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Management in Developing Countries: From basic education to technical and institutional issues
J.A. Goldenfum, R. Tassi, A. Meller, D.G. Allasia, Silveira A.L. Da
To cite this version:
J.A. Goldenfum, R. Tassi, A. Meller, D.G. Allasia, Silveira A.L. Da. Challenges for the Sustainable
Urban Stormwater Management in Developing Countries: From basic education to technical and
institutional issues. Novatech 2007 - 6ème Conférence sur les techniques et stratégies durables pour
la gestion des eaux urbaines par temps de pluie / Sixth International Conference on Sustainable
Techniques and Strategies in Urban Water Management, Jun 2007, Lyon, France. �hal-03234011�
Challenges for the sustainable urban stormwater management in developing countries : from basic education to technical and institutional issues
Défis pour la gestion durable des eaux pluviales urbaines dans les pays en développement : de l'éducation basique aux questions techniques et institutionnelles
Joel A. Goldenfum*, Rutinéia Tassi**, Adalberto Meller*, Daniel G.
Allasia*, André L. da Silveira*
* IPH – UFRGS - Av. Bento Gonçalves 9500 - C.P. 15029 91501-970 - Porto Alegre - RS – BRAZIL
**FURG - SHS - Dep. Física - Av. Itália km8/sn - Rio Grande - RS – BRAZIL j.go[email protected]; [email protected]; [email protected];
[email protected]; [email protected]
Les défis pour une gestion durable des eaux pluviales urbaines dans les pays en dévéloppement sont considérables par rapport aux pays dévéloppés. Cet article utilise l´exemple de la ville de Porto Alegre pour analiser cette situation. Les principales difficultés sont dues a deux aspects généraux : le niveau inégal de connaissance parmis les plusieurs acteurs de la gestion urbaine (y compris données insufisantes, l´information technique déficiente et la manque d´une véritable education environnementale pour les legislateurs, les déciseurs et le grand publique);
et l´inexistence d´une adéquate structure institutionnele (l´action non integrée des différents secteurs de gestion urbaine peuvent conduire a des problemes d´inondation et pollution, dont les coûts sont payés par la municipalité). Pour changer cette situation sont donc proposées des actions practiques ciblées dans l´amélioration des relations institutionneles et la diffusion de la connaissence.
The challenges for the sustainable urban storm-water management in developing countries are considerable. This paper takes the city of Porto Alegre, in Brazil, as a case study to analyse this situation. The main identified difficulties are due to two general aspects: a bad balance of knowledge among the many involved actors (including data deficiency, weak technical information and lack of a real environmental education for legislators, decision makers and the general public); and the inexistence of adequate institutional arrangements (a lack of integrated action among the different sectors results in inundation problems and pollution, with costs paid by the public sector). The proposals to change this scenario are centered in practical actions aiming institutional improvements and knowledge transfer.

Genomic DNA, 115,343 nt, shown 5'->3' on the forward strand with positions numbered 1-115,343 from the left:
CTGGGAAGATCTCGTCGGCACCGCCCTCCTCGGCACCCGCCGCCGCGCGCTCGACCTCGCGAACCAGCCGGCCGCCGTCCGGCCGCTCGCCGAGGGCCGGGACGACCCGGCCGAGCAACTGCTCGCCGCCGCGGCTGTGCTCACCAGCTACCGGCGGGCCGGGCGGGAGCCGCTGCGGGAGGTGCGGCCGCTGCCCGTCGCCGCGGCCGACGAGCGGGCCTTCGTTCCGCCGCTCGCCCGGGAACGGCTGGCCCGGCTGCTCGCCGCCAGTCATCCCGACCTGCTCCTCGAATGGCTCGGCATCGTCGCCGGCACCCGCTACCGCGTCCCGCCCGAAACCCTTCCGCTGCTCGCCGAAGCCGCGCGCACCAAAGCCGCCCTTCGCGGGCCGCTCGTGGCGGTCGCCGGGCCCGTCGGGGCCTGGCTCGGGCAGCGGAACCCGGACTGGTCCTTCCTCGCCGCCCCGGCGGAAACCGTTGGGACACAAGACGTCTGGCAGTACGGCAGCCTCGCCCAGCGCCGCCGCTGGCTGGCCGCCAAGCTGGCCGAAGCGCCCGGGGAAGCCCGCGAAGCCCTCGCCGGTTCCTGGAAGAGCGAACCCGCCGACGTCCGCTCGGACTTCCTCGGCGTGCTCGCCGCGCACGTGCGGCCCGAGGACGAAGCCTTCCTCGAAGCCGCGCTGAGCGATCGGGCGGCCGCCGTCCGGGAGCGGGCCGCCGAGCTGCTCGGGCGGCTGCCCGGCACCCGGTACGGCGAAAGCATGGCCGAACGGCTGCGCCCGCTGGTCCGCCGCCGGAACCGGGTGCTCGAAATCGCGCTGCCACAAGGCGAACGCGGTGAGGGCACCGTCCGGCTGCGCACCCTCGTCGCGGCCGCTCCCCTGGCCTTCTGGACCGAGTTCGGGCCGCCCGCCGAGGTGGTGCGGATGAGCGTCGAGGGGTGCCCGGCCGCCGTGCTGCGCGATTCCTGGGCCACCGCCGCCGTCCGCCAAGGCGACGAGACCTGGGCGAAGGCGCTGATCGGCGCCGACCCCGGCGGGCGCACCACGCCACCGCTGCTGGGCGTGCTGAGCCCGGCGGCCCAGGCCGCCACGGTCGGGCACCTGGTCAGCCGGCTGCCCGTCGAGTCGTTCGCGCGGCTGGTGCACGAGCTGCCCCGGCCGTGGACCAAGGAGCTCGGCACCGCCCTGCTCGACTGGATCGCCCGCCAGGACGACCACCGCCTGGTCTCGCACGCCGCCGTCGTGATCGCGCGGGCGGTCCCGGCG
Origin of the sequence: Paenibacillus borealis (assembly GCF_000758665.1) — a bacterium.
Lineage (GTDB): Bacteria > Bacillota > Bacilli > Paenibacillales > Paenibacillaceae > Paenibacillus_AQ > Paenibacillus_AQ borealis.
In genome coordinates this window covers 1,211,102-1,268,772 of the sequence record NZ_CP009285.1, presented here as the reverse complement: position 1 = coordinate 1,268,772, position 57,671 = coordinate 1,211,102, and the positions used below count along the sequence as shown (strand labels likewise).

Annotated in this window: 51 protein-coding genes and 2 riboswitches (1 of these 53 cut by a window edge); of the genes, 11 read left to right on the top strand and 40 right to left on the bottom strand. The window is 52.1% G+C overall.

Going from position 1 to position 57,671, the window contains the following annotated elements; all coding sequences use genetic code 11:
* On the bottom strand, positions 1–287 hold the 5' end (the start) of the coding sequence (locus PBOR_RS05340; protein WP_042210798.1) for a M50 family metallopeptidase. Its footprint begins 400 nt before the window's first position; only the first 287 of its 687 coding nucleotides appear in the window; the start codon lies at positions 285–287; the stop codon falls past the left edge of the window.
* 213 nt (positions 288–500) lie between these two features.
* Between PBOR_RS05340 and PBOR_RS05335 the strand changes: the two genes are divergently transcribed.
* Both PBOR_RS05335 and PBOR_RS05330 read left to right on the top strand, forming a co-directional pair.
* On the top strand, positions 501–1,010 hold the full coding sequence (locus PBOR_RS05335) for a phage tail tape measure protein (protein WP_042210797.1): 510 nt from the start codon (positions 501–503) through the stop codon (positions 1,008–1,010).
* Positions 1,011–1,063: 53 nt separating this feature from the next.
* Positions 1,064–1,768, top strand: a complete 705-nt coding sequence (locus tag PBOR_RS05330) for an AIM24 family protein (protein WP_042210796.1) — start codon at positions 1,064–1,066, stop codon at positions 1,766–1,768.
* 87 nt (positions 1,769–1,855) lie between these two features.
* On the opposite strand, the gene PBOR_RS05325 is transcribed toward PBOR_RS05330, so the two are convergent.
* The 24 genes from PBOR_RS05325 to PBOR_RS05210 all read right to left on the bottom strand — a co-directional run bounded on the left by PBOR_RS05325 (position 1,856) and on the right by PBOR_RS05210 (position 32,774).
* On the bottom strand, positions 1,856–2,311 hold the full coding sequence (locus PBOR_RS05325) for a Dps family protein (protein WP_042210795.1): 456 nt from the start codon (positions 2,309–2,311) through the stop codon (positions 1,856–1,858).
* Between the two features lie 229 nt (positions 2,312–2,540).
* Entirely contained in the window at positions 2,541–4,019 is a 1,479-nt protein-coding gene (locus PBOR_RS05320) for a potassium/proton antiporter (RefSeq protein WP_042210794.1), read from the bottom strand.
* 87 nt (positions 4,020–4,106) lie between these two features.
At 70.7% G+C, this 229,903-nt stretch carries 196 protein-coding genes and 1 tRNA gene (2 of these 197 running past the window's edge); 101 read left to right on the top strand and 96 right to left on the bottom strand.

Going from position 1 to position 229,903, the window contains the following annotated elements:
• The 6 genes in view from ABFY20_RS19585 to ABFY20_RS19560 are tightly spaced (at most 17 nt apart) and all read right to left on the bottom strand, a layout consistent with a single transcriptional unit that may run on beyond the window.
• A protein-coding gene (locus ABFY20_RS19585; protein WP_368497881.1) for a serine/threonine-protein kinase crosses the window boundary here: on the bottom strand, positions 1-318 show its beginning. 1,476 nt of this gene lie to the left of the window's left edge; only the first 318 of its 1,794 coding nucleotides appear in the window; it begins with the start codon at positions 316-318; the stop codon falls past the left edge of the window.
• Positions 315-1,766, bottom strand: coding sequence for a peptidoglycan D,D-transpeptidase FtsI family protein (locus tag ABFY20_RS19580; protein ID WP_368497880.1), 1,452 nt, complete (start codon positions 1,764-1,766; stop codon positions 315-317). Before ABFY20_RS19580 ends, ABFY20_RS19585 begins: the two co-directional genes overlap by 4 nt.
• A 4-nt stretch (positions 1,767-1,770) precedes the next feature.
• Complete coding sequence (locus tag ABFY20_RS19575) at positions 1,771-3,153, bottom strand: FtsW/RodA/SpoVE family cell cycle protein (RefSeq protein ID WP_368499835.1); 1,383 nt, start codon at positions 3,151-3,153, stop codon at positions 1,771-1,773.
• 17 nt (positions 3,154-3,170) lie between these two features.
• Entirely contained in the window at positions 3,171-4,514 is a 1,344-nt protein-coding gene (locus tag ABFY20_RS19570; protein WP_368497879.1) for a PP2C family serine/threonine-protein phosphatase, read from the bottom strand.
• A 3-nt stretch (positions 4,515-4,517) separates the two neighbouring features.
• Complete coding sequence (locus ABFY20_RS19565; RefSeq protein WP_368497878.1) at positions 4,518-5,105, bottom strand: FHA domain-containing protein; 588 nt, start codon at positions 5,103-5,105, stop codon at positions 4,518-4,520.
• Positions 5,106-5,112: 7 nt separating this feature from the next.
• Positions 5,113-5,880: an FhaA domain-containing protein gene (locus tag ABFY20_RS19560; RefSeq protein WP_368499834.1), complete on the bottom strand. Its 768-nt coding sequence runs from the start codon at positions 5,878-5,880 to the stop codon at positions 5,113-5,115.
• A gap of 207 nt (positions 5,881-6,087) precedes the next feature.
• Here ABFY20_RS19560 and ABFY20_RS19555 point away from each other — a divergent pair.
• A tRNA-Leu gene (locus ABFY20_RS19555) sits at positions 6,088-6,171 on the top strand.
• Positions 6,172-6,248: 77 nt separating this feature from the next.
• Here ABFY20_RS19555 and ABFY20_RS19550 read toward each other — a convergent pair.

Compensatory devices, environmental educational, institutional arrangements, sustainable stormwater management, urban drainage master plans.
Sustainability is already recognized as a very important concept for the urban drainage management. There are, however, many difficulties to effectively implement a sustainable urban stormwater approach in developing countries (Silveira et al., 2001; Silveira and Goldenfum, 2004).
Urban drainage control measures include a series of different aspects, ranging from technical engineering solutions, architectural design, and legal and economic questions. Each of these subjects has to be considered in an integrated view, together with the others, so that the adopted measures can produce the desired results. In developing countries, the climatic and socioeconomic conditions bring difficulties to the use of solutions adopted in temperate areas. Problems such as greater capacity to generate runoff, greater erosive capacity, favorable conditions for the proliferation of vectors or carriers of tropical diseases, allied to uncontrolled urban expansion, precarious public works cleaning and inspection services, besides technically outdated and ill-planned storm drainage systems can complicate, and even make not feasible, the use of some devices and structures already in use elsewhere (Silveira et al., 2001).